China has launched the $50 billion Asian Infrastructure Investment Bank (AIIB), seen as a challenge to the World Bank and Asian Development Bank, both multilateral lenders that count Washington and its allies as their biggest financial backers.
China, which is keen to extend its influence in the region, has limited voting power over these existing banks despite being the world’s second-largest economy.
The AIIB, launched in Beijing at a ceremony attended by Chinese finance minister Lou Jiwei and delegates from 21 countries including India, Thailand and Malaysia, aims to give project loans to developing nations. China is set to be its largest shareholder with a stake of up to 50 percent.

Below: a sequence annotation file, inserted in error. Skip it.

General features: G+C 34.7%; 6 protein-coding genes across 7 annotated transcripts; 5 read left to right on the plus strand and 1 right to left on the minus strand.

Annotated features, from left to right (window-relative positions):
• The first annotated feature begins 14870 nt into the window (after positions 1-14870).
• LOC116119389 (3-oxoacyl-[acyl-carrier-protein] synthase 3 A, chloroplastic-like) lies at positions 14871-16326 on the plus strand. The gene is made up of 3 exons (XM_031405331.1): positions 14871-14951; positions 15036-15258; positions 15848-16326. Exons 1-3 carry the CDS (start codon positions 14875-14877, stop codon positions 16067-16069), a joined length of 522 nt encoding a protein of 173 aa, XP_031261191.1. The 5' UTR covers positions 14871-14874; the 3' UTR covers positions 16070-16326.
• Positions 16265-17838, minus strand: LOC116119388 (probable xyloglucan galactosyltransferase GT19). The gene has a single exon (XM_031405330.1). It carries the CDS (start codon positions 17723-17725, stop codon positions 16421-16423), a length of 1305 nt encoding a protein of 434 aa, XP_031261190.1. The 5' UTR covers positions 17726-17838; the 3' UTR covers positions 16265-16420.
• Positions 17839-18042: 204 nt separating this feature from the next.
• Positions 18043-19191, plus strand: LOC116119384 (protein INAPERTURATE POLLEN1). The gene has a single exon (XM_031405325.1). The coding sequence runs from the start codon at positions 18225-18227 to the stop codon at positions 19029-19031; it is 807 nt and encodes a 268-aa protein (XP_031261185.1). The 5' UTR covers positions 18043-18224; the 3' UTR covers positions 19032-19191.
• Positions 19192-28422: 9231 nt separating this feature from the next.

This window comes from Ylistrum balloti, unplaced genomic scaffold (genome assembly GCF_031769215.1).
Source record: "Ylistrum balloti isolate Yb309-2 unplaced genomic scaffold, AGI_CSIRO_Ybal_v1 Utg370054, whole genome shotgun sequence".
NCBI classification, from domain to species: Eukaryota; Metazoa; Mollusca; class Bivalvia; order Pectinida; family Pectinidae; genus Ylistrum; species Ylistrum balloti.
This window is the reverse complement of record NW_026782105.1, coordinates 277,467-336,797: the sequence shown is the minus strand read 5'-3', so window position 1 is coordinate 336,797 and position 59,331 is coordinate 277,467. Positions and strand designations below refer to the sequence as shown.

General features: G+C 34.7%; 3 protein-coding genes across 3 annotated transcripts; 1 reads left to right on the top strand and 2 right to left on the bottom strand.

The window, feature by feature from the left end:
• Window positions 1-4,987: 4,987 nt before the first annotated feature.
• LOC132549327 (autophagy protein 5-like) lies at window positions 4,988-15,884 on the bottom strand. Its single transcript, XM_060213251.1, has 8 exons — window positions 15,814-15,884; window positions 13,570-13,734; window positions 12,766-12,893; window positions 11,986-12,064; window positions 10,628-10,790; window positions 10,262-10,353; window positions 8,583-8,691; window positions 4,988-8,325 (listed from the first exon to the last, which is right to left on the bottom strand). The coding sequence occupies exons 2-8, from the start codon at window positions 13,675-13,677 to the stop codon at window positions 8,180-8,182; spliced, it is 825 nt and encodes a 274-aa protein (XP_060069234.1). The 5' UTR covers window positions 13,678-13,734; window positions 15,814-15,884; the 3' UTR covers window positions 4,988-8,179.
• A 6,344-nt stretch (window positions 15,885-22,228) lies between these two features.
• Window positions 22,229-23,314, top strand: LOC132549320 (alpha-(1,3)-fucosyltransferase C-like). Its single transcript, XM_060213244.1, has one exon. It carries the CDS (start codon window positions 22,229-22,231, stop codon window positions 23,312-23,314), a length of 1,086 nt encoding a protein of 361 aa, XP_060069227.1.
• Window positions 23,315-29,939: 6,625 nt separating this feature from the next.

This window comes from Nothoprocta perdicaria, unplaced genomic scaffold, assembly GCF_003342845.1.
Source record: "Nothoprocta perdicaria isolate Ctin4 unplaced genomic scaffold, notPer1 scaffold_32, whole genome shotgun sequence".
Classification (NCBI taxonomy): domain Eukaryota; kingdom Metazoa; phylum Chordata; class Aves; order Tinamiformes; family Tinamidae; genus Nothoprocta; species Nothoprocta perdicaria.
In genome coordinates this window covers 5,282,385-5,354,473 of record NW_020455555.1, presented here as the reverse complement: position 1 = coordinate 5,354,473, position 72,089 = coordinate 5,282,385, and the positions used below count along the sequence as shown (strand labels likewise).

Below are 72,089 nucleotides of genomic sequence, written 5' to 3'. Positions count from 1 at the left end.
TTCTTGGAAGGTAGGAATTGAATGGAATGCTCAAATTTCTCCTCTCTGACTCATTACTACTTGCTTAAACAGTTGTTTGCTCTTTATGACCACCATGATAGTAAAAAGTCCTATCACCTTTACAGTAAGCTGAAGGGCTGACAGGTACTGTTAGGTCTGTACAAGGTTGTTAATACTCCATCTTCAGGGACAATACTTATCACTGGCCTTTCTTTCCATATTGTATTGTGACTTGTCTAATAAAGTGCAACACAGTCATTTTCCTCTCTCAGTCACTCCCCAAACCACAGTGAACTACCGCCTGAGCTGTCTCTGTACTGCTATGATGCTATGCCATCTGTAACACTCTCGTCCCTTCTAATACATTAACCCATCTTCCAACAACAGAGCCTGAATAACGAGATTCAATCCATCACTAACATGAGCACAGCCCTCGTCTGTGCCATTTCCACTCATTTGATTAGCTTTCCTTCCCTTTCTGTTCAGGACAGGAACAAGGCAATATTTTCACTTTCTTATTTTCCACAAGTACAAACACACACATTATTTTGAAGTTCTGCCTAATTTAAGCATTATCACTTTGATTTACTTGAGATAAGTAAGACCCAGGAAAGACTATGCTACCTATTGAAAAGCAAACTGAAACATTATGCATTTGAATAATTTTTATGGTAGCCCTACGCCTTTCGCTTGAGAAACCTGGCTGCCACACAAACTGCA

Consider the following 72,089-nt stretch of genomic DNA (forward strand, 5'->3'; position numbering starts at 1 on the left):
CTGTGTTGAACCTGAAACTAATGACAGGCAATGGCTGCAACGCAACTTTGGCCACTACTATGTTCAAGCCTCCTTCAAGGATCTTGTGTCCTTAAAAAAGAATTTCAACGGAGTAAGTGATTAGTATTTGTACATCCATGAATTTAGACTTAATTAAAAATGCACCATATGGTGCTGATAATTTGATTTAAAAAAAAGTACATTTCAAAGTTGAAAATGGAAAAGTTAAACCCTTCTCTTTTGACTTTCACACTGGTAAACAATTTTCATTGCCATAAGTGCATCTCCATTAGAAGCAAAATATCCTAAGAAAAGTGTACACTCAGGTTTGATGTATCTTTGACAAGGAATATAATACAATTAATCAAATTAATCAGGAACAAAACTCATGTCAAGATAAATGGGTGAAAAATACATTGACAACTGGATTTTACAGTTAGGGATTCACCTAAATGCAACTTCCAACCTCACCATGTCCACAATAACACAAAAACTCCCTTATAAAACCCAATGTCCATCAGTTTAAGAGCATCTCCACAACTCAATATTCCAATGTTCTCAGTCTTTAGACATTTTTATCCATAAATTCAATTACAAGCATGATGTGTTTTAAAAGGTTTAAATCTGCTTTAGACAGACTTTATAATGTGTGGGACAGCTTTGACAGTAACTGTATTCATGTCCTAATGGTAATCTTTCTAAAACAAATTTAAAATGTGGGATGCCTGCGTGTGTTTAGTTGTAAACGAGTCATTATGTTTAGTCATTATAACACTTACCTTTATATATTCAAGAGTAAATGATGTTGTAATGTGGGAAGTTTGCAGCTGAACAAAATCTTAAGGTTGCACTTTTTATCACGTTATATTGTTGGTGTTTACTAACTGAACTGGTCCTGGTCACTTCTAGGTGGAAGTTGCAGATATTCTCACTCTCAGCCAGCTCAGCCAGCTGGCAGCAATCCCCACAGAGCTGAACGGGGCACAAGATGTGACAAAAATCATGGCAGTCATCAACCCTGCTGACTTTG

Australia, Indonesia and South Korea skipped the launch as the United States said it had concerns about the new rival to Western-dominated multilateral lenders.
The AIIB is expected to begin operations in 2015 with senior Chinese banker Jin Liqun, ex-chairman of investment bank China International Capital Corp, expected to take a leading role.